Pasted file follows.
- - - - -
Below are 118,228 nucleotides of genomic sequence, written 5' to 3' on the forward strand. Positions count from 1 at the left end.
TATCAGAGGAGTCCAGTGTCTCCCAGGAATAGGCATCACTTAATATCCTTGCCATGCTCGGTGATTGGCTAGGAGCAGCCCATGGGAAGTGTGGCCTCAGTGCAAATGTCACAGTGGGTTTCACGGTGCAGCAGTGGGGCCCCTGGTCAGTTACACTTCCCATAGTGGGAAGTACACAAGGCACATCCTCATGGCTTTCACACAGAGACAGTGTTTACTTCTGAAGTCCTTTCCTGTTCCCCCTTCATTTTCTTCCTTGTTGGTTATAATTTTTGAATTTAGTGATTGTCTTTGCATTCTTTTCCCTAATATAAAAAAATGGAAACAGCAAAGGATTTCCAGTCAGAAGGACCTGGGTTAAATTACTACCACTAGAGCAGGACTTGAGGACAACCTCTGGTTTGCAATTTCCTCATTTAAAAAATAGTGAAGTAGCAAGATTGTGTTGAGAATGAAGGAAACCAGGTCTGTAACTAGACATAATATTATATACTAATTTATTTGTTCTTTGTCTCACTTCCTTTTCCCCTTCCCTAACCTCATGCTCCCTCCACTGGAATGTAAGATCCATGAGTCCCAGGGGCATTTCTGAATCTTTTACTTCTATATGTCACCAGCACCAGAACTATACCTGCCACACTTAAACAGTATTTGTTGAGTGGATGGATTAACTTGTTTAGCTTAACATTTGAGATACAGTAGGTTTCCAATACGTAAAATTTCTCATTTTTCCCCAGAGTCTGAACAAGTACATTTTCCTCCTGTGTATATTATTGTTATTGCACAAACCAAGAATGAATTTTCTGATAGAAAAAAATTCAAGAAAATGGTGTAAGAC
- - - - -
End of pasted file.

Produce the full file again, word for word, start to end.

Below are 118,228 nucleotides of genomic sequence, written 5' to 3' on the forward strand. Positions count from 1 at the left end.
TATCAGAGGAGTCCAGTGTCTCCCAGGAATAGGCATCACTTAATATCCTTGCCATGCTCGGTGATTGGCTAGGAGCAGCCCATGGGAAGTGTGGCCTCAGTGCAAATGTCACAGTGGGTTTCACGGTGCAGCAGTGGGGCCCCTGGTCAGTTACACTTCCCATAGTGGGAAGTACACAAGGCACATCCTCATGGCTTTCACACAGAGACAGTGTTTACTTCTGAAGTCCTTTCCTGTTCCCCCTTCATTTTCTTCCTTGTTGGTTATAATTTTTGAATTTAGTGATTGTCTTTGCATTCTTTTCCCTAATATAAAAAAATGGAAACAGCAAAGGATTTCCAGTCAGAAGGACCTGGGTTAAATTACTACCACTAGAGCAGGACTTGAGGACAACCTCTGGTTTGCAATTTCCTCATTTAAAAAATAGTGAAGTAGCAAGATTGTGTTGAGAATGAAGGAAACCAGGTCTGTAACTAGACATAATATTATATACTAATTTATTTGTTCTTTGTCTCACTTCCTTTTCCCCTTCCCTAACCTCATGCTCCCTCCACTGGAATGTAAGATCCATGAGTCCCAGGGGCATTTCTGAATCTTTTACTTCTATATGTCACCAGCACCAGAACTATACCTGCCACACTTAAACAGTATTTGTTGAGTGGATGGATTAACTTGTTTAGCTTAACATTTGAGATACAGTAGGTTTCCAATACGTAAAATTTCTCATTTTTCCCCAGAGTCTGAACAAGTACATTTTCCTCCTGTGTATATTATTGTTATTGCACAAACCAAGAATGAATTTTCTGATAGAAAAAAATTCAAGAAAATGGTGTAAGAC